The "second half" of the Major League Baseball season begins tonight for the Milwaukee Brewers, who come off the All-Star break at 38-56 and 19.5 games behind first place St. Louis. The Brewers only have 68 games left and all hope for the playoffs – and likely, a .500 record – is gone.
About four weeks ago, I gave you five reasons to watch this team. Now, here are five questions that will be answered.
1. Will owner Mark Attanasio give general manager Doug Melvin the green light to rebuild?
The non-waiver trade deadline is at 3 p.m. on July 31. The waiver trade deadline isn’t until Aug. 31 – so there is a good six weeks of baseball left where guys could get moved.
While Melvin doesn’t traditionally make many in-season deadline moves, the Brewers have several pieces that contending teams may want – especially in the bullpen. But, by selling off some of those players and replacing them with minor league call ups, the Brewers could conceivably flirt with 100 losses and play to an empty ballpark once the Green Bay Packers open their season. Will Melvin be allowed to move two veteran starting pitchers like Kyle Lohse and Yovani Gallardo? Will he eat some salary to move Aramis Ramirez? In order to truly break it down and get true high-end prospects, the latter must happen than just moving bullpen arms.
2. Can Carlos Gomez turn in a better year than Miguel Cabrera?
Sure, Miggy is coming off a Triple Crown and is in serious contention for doing it again. Sure, the Tigers may make the playoffs. But there is Gomez, leading all of baseball – including pitchers – in Wins Above Replacement (WAR) with 5.7. Cabrera? He’s sitting right behind the Brewers All-Star centerfielder at 5.6. This may be a little tongue-in-cheek, but should Gomez finish out the final 68 games ahead of Cabrera in this category, there will be some who feel he turned in a better season (See, 2012 American League Most Valuable Player race).
3. Can Jean Segura win a batting title?
The 23-year-old All-Star shortstop is coming out of the break leading the National League in hits with 121 hits and is currently fourth in batting average among eligible players. Segura is hitting a tidy .325, but he will be trying to chase down St. Louis Cardinals catcher Yadier Molina, who is hitting robust .341. Segura was hitting .365 on May 28 and .340 on June 11, so while it seemed like pitchers began to catch up with him, Segura has adjusted and his raking again – he’s hitting .366 over his last 11 games.
4. Will John Axford earn the closer’s job back?
The erstwhile closer hasn’t been at the back end of the bullpen since the very beginning of the season, but he’s been spectacular ever since. First, Jim Henderson was given the job. Now, it’s in the hands of free agent-to-be Francisco Rodriguez. Logic says K-Rod will be gone by the end of the trade deadline on July 31 – so does Axford, he who once converted 49 straight saves– get the job back? Ron Roenicke may want to determine of the Ax Man will be his guy going into 2014 – provided Axford isn’t one of the bullpen arms moved before the deadline.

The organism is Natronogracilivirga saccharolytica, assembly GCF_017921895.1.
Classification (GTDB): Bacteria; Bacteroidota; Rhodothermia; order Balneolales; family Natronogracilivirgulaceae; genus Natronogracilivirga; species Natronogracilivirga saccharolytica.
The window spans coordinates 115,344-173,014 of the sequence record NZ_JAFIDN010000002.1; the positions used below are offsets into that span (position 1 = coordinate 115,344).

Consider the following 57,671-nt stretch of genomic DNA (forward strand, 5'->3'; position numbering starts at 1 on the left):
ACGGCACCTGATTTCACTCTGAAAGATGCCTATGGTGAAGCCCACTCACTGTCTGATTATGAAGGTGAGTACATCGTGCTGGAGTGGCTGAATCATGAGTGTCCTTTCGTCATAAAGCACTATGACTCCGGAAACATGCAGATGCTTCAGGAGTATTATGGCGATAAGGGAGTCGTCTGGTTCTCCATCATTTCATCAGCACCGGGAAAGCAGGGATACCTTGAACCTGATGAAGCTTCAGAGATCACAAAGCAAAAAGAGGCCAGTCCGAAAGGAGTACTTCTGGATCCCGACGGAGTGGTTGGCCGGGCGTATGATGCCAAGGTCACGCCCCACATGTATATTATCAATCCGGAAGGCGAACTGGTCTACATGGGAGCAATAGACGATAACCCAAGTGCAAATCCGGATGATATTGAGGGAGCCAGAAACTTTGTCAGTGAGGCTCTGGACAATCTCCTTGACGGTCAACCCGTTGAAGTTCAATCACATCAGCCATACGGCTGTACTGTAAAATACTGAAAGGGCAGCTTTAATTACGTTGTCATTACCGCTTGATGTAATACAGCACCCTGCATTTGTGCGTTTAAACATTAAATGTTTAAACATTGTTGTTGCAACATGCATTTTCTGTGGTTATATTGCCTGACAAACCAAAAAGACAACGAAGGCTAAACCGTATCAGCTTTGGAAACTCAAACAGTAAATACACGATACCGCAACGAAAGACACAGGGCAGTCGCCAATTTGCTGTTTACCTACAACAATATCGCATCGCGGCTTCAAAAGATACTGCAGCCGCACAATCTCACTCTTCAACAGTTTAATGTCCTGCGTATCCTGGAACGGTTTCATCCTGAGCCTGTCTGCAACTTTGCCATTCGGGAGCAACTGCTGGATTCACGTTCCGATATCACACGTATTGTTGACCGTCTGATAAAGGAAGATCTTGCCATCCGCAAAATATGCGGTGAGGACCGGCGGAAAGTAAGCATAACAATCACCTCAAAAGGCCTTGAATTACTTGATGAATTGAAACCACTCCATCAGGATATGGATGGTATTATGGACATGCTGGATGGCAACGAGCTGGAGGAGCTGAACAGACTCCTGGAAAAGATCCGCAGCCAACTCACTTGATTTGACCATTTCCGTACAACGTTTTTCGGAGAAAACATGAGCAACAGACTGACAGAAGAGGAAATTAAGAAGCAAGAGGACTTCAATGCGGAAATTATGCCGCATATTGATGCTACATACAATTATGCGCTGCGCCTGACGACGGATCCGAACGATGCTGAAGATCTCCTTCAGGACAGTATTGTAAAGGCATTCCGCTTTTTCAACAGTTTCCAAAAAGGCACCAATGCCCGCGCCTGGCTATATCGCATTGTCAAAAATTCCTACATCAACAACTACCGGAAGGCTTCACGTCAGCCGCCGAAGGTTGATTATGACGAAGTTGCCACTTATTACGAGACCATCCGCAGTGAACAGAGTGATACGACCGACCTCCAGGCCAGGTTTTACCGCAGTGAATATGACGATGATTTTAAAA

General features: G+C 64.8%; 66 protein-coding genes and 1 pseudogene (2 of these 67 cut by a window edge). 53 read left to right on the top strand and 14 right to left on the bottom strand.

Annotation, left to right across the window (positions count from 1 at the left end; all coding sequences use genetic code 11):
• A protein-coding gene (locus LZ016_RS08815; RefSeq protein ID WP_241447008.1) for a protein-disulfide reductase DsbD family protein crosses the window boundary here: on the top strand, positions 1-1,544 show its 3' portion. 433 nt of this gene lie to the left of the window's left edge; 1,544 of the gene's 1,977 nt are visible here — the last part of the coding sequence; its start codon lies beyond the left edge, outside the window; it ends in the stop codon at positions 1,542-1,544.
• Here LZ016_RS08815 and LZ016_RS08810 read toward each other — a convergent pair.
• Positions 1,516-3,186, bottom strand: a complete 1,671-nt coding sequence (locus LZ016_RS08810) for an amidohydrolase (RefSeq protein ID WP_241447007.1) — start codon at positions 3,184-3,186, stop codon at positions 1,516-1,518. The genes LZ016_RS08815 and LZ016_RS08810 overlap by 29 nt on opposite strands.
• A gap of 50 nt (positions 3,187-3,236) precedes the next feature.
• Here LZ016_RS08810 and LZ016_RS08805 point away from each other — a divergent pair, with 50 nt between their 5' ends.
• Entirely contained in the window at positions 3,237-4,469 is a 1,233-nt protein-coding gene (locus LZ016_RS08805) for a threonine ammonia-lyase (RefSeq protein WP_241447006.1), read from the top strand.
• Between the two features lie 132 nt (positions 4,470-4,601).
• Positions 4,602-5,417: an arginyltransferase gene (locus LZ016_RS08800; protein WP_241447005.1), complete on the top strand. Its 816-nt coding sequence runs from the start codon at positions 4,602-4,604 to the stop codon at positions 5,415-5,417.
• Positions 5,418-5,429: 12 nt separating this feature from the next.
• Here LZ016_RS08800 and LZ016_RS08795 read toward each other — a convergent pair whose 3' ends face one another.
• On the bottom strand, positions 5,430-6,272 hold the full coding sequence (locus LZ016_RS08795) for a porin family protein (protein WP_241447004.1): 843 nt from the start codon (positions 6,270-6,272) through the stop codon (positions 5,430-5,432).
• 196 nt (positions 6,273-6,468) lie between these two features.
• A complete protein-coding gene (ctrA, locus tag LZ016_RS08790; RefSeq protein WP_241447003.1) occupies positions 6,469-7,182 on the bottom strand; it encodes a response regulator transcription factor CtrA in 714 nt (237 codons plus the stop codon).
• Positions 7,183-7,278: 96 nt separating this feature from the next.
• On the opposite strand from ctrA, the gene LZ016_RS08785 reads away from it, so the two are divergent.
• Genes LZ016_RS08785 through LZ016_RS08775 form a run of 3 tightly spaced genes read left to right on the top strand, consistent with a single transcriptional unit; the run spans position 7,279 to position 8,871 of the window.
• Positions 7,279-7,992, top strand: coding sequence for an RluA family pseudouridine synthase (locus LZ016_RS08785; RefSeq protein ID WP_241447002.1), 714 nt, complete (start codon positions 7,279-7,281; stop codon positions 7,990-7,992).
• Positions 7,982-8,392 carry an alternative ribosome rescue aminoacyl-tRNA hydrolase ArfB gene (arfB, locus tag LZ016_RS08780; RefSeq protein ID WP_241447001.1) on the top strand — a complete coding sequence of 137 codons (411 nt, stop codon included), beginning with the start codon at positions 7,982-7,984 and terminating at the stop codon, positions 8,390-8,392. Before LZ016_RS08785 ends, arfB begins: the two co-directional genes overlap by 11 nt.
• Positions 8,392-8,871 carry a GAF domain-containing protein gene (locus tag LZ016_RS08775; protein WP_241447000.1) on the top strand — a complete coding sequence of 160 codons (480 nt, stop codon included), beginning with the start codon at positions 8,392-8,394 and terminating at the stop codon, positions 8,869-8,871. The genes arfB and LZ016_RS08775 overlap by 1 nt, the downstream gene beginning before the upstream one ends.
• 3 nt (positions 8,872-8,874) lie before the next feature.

5. Will Wily Peralta keep rolling?
The 24-year-old right-hander has been very good in July (2-0, 0.42 ERA), and four of his last five starts have been excellent – and in that bad start against the Chicago Cubs on June 27 four of the seven runs allowed were unearned, so his stat line since June 21 is pretty good (3-1, 1.08 ERA in 33.1 innings). Has the youngster figured it out after his first 15 starts yielded a 4-8 record with a 6.08 ERA and nine home runs allowed?
The Brewers haven’t had a homegrown starting pitcher truly develop since Gallardo came to Milwaukee six years ago, and how Peralta pitches the next two weeks before the deadline and finishes season may dictate what the Brewers do with the starting rotation heading into the offseason.
Jim Owczarski is an award-winning sports journalist and comes to Milwaukee by way of the Chicago Sun-Times Media Network.
A three-year Wisconsin resident who has considered Milwaukee a second home for the better part of seven years, he brings to the market experience covering nearly all major and college sports.
To this point in his career, he has been awarded six national Associated Press Sports Editors awards for investigative reporting, feature writing, breaking news and projects. He is also a four-time nominee for the prestigious Peter J. Lisagor Awards for Exemplary Journalism, presented by the Chicago Headline Club, and is a two-time winner for Best Sports Story. He has also won numerous other Illinois Press Association, Illinois Associated Press and Northern Illinois Newspaper Association awards.
Jim's career started in earnest as a North Central College (Naperville, Ill.) senior in 2002 when he received a Richter Fellowship to cover the Chicago White Sox in spring training. He was hired by the Naperville Sun in 2003 and moved on to the Aurora Beacon News in 2007 before joining OnMilwaukee.com.
In that time, he has covered the events, news and personalities that make up the PGA Tour, LPGA Tour, Major League Baseball, the National Football League, the National Hockey League, NCAA football, baseball and men's and women's basketball as well as boxing, mixed martial arts and various U.S. Olympic teams.
Golf aficionados who venture into Illinois have also read Jim in GOLF Chicago Magazine as well as the Chicago District Golfer and Illinois Golfer magazines.